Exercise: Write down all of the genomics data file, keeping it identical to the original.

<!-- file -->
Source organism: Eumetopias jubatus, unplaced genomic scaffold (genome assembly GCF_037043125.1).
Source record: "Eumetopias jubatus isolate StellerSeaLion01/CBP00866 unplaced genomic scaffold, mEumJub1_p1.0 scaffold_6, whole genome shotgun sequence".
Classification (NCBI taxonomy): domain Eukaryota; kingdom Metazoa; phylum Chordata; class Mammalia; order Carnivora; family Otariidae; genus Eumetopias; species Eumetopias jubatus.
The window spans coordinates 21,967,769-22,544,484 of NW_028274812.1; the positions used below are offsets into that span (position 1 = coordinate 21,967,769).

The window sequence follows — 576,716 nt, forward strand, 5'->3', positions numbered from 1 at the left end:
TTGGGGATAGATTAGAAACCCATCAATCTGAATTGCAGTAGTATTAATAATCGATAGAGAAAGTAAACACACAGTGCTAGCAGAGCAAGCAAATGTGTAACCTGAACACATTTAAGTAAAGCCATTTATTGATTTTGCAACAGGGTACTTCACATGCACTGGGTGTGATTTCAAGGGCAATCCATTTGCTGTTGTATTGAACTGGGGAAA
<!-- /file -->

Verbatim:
Source organism: Eumetopias jubatus, unplaced genomic scaffold (genome assembly GCF_037043125.1).
Source record: "Eumetopias jubatus isolate StellerSeaLion01/CBP00866 unplaced genomic scaffold, mEumJub1_p1.0 scaffold_6, whole genome shotgun sequence".
Classification (NCBI taxonomy): domain Eukaryota; kingdom Metazoa; phylum Chordata; class Mammalia; order Carnivora; family Otariidae; genus Eumetopias; species Eumetopias jubatus.
The window spans coordinates 21,967,769-22,544,484 of NW_028274812.1; the positions used below are offsets into that span (position 1 = coordinate 21,967,769).

The window sequence follows — 576,716 nt, forward strand, 5'->3', positions numbered from 1 at the left end:
TTGGGGATAGATTAGAAACCCATCAATCTGAATTGCAGTAGTATTAATAATCGATAGAGAAAGTAAACACACAGTGCTAGCAGAGCAAGCAAATGTGTAACCTGAACACATTTAAGTAAAGCCATTTATTGATTTTGCAACAGGGTACTTCACATGCACTGGGTGTGATTTCAAGGGCAATCCATTTGCTGTTGTATTGAACTGGGGAAA